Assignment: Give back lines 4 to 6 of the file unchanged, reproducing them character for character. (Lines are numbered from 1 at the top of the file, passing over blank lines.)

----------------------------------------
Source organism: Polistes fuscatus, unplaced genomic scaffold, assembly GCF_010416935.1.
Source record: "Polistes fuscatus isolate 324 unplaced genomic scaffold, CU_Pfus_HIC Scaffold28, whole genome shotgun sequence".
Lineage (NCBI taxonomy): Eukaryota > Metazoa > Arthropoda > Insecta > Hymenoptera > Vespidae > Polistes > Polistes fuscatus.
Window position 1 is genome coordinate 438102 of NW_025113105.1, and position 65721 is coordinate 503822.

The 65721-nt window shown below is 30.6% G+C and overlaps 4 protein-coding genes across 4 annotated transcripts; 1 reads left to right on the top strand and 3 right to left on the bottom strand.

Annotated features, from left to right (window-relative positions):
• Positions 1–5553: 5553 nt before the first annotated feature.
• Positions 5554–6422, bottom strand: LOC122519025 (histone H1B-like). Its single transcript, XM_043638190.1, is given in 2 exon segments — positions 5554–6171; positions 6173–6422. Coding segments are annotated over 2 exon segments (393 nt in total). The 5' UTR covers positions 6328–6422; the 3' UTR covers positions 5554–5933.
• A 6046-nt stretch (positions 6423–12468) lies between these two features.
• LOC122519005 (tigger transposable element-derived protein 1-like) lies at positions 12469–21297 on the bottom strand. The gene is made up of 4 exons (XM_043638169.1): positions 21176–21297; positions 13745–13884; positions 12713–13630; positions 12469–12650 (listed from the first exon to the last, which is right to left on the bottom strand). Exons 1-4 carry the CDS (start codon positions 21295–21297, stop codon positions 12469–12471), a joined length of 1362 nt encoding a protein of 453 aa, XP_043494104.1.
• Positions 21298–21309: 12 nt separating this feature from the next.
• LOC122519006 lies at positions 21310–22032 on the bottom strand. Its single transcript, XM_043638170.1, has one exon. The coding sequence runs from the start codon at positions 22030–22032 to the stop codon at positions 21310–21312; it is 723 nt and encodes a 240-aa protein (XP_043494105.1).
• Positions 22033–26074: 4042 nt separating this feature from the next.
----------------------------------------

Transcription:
Window position 1 is genome coordinate 438102 of NW_025113105.1, and position 65721 is coordinate 503822.

The 65721-nt window shown below is 30.6% G+C and overlaps 4 protein-coding genes across 4 annotated transcripts; 1 reads left to right on the top strand and 3 right to left on the bottom strand.

Annotated features, from left to right (window-relative positions):